Ray W. Champine helped to rescue Golsby Gatewood from burning, Martin, Tennessee, December 7, 1999. Gatewood, 90, was in his one-story, wood-frame house after a fire broke out there and filled the house with smoke. On his rounds in the neighborhood, Champine, 62, letter carrier, heard a smoke detector alarm, then saw smoke issuing from the eaves of Gatewood’s house. After telling a neighbor to report the fire, Champine entered the burning house through its front door and proceeded through a hall in search of Gatewood. Encumbered by heat and smoke, Champine was retreating when he heard Gatewood call out. Champine turned and went further through the hall. He entered the kitchen, then found Gatewood, who was conscious, on the floor of the adjoining bedroom. Champine grasped Gatewood and dragged him into the hall. Fire conditions were deteriorating rapidly, and Champine was no longer able to identify the path to the front door. He felt along the wall of the hallway and came across a window, which he broke with his hand. A firefighter who had arrived heard the breaking glass and responded to that side of the house. He kicked in the back door, which was adjacent to the window, and dragged Gatewood outside to safety, Champine following. Gatewood and Champine were taken to the hospital, where they were admitted, Champine to the intensive care unit, for treatment of smoke inhalation and minor burns. They recovered.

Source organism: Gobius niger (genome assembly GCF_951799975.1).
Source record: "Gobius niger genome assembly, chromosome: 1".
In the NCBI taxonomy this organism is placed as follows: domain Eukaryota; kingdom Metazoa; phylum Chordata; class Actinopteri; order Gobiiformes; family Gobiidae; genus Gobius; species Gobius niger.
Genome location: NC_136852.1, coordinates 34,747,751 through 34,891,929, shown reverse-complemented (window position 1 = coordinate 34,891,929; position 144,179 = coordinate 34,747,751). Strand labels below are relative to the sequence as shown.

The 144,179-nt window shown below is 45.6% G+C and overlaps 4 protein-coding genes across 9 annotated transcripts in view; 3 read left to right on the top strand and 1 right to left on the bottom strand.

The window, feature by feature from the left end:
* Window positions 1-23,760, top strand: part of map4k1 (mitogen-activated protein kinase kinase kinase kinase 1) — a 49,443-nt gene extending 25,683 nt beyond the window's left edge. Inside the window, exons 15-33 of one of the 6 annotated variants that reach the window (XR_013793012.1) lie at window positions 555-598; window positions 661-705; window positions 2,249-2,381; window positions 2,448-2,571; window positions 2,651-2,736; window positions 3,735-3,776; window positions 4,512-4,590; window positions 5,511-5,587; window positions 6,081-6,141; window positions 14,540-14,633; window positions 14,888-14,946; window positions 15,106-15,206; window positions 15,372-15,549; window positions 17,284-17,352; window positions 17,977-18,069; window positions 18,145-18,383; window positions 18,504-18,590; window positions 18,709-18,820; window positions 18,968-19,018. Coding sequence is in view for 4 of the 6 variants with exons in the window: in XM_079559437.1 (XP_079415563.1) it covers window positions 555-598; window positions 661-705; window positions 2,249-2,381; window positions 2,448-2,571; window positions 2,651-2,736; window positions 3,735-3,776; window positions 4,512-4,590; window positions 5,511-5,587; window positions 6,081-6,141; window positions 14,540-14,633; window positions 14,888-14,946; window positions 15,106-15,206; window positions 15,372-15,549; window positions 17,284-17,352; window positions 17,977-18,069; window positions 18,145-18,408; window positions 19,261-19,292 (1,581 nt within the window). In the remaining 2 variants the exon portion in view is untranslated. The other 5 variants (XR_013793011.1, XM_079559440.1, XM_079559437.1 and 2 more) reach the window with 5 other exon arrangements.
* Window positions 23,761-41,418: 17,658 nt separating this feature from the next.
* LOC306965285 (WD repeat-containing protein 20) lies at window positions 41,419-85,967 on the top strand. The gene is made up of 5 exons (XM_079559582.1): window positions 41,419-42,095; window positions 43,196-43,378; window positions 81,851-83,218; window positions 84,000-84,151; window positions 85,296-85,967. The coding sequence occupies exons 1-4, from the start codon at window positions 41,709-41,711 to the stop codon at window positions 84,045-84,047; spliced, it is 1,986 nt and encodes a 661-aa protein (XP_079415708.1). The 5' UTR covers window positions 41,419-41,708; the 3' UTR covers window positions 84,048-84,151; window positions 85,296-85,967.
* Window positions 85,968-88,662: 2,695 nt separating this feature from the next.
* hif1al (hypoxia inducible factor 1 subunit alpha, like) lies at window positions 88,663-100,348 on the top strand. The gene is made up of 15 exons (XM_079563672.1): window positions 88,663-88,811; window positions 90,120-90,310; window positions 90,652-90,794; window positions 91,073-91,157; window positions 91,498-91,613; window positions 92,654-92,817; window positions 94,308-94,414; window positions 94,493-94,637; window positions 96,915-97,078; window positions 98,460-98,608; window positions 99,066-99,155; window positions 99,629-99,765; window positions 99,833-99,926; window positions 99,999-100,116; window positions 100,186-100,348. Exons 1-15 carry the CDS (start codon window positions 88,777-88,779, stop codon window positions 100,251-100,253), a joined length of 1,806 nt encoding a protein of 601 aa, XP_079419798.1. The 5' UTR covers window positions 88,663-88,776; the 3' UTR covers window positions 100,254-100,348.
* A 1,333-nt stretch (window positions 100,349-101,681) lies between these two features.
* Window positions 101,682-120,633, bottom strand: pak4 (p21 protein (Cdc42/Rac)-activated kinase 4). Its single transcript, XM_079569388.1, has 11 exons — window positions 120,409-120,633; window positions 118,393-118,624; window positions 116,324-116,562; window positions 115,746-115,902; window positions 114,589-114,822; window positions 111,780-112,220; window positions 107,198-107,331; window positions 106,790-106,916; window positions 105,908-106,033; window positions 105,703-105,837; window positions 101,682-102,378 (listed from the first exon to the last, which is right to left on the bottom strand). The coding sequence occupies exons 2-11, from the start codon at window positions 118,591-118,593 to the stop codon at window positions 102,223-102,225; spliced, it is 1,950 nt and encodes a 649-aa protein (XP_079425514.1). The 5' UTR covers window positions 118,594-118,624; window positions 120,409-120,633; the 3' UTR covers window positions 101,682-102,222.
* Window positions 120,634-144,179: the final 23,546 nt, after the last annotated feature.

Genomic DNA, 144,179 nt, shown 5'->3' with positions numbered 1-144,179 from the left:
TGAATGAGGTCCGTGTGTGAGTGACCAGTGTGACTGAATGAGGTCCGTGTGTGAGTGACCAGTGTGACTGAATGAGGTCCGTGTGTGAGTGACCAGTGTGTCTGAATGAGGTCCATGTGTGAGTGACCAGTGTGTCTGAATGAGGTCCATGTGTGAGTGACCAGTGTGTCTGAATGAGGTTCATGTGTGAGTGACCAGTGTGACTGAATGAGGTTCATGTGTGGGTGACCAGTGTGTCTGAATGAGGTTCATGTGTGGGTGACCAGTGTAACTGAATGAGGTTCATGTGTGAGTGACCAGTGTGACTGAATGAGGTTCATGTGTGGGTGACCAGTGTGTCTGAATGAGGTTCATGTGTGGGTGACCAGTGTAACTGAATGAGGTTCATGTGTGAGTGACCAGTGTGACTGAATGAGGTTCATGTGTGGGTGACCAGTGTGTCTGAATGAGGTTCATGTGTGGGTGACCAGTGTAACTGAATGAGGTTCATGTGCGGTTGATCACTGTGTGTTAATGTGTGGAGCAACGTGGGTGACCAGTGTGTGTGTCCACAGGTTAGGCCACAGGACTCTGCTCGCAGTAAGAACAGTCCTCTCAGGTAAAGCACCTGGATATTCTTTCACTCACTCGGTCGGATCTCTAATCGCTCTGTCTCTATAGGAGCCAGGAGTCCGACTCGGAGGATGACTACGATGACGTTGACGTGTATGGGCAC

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Army veteran and U.S. Postal Service carrier Ray Walter Champine, 78, of Puryear, Tenn., died on July 10, 2015, at Jackson-Madison County General Hospital in Jackson, Tenn.
Champine was born March 10, 1937, in Ceylon, Minn., to George Lloyd and Grace Myers Champine. On Oct. 2, 1960, he married Sara Hudgins Champine.
Champine served one year in Vietnam with the 101st Airborne Division and retired after 21 years as a major. He worked at Holley carburetor plant until it closed, then became a postal carrier. He retired soon after saving an elderly man from in a house fire in December 1999. He was an avid gardener who enjoyed bowling.
Champine was buried at Alman Cemetery in Paris, Tenn.
(Edited from an obituary published in The Paris Post-Intelligencer on July 15, 2015.)